Santa Clara, CA – Each Spring, when cycling's attention turns to classics on the cobbles of Belgium, cyclists here face an annual classic of another kind. I'm speaking of course about Trash week - the Hell of the Heap, a general amnesty for homeowners resulting in a communal purge to equal Hercules' labors in the Augean stables. For approximately seven days an avalanche of broken furniture, soiled bedding, poor choices and bad taste spills out of homes and garages and lands, you guessed it, in the bike lane.
Riding through this landscape of detritus is not for the faint of heart. Early in the week, the worst of it is concentrated at the curb, though with some precariously balanced piles rising six and seven feet high, you get the feeling you're riding by the face of an active glacier that's about to calve. If it wasn't for the absence of sea gulls visitors would think they'd driven into the world's largest subdivided land fill site.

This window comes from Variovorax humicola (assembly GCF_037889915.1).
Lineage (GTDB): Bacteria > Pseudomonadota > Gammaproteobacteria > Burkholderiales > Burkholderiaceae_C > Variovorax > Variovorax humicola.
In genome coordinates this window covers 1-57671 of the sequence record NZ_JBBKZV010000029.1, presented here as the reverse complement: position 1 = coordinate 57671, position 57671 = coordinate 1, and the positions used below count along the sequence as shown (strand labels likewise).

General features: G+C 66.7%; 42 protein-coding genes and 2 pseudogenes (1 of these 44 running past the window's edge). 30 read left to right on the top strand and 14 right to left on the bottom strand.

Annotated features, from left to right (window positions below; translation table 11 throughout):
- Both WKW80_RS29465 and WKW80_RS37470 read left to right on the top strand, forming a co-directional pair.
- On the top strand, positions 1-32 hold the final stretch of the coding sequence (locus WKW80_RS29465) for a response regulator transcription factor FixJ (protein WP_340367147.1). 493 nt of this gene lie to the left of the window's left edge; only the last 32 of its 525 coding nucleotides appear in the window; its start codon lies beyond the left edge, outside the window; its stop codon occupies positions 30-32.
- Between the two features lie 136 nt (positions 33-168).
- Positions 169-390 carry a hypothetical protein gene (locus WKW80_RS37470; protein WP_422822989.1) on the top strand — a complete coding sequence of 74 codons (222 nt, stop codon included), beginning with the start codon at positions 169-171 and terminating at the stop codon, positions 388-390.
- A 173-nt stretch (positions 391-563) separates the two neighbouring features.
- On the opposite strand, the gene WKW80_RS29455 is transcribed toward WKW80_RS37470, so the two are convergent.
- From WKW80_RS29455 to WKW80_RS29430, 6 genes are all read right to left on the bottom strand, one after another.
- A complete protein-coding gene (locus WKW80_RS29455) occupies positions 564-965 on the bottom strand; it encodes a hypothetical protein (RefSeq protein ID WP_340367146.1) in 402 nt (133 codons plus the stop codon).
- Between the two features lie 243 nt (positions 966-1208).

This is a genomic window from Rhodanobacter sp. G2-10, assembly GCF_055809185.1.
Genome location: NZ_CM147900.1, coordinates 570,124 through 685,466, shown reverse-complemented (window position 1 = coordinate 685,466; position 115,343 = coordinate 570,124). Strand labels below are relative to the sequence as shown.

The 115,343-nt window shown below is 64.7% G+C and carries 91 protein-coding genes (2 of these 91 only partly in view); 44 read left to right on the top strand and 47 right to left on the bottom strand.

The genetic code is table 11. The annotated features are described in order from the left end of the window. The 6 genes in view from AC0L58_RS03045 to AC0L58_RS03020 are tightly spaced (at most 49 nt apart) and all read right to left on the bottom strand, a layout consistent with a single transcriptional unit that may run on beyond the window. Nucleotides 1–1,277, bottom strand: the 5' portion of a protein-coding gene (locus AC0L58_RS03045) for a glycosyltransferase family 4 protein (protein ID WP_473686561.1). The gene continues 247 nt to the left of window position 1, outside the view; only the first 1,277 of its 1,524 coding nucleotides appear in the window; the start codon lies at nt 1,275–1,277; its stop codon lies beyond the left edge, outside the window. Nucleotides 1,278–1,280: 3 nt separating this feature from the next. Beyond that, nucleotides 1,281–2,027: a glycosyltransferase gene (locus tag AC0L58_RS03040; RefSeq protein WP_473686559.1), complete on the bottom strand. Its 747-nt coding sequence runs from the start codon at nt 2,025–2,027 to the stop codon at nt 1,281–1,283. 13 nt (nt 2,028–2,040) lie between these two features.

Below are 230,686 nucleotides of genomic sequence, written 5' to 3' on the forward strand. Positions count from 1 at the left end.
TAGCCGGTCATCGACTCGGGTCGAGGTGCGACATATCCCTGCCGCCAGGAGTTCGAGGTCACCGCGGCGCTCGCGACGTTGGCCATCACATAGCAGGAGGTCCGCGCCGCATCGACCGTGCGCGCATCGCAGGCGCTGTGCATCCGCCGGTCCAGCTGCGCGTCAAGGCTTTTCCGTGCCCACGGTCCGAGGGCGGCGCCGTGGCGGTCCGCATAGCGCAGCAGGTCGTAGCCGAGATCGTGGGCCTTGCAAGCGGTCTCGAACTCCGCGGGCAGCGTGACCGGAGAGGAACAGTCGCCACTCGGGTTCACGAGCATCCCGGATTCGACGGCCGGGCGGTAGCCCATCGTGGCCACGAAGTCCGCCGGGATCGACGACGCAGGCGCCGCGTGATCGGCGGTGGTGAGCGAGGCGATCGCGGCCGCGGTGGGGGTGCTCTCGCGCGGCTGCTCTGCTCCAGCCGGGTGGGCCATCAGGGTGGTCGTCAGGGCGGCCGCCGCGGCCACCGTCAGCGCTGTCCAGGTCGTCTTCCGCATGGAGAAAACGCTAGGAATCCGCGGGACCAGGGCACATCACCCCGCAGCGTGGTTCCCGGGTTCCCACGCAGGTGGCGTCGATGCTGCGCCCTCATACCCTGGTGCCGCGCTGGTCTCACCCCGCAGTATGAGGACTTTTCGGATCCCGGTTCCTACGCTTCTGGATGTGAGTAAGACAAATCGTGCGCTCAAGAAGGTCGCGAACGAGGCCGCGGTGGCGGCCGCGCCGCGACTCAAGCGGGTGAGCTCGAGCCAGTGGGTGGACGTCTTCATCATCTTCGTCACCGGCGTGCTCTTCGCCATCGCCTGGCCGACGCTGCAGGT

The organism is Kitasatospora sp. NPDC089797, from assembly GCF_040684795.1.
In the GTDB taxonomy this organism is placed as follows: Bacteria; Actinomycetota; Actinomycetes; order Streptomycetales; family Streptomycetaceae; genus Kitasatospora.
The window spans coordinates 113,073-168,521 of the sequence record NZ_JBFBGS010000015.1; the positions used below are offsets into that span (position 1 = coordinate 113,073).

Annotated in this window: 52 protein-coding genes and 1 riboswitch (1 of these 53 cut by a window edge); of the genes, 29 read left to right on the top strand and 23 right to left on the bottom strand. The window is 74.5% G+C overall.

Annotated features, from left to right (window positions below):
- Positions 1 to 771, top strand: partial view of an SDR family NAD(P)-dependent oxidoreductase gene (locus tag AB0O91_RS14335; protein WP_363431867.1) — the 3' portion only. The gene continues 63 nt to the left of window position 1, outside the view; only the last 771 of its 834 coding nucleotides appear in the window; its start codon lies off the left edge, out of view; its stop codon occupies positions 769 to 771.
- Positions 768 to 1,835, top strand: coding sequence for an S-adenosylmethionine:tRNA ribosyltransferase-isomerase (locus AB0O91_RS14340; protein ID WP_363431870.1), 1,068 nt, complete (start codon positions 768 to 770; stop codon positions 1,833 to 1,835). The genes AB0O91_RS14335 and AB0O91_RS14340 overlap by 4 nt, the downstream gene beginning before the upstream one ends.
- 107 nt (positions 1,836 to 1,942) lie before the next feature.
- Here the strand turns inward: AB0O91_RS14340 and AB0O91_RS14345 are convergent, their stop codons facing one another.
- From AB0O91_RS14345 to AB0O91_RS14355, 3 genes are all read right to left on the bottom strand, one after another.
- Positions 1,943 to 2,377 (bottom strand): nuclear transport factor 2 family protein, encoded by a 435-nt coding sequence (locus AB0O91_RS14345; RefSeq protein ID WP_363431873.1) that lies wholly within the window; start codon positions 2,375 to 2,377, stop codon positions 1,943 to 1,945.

It gets worse though. There are no gulls but soon another opportunistic scavenger, the relentless swap meet jackal, turns up. This normally reclusive species is easily identified by a white pickup truck sporting four mismatched tires. These trucks scour the piles, pulling up, or sticking out, at awkward angles into what's left of the bike lane. They lay claim to the choice items: broken car seats; infomercial-quality exercise equipment and avocado appliances from the 70s. When they've picked over things the smaller street-walking tinkers arrive. Unable to carry away the larger pieces they settle for blenders, mirrors and dislocated chez lounges.
All the while the piles are moving further and further out into the road. Bits and pieces, usually sharp, litter the street and shards of glass sparkle in the sun. Potential punctures are everywhere.
And yet, amidst all this ugliness, one shining hope never fades, the dream of spotting a classic frame amongst the rubble. It hasn't happened yet, but I never stop scanning the piles for a steel-tube treasure. With one stage to go in this year's Hell of the Heap I've passed the piles unscathed without flatting. Perhaps next year I'll capture that elusive prize.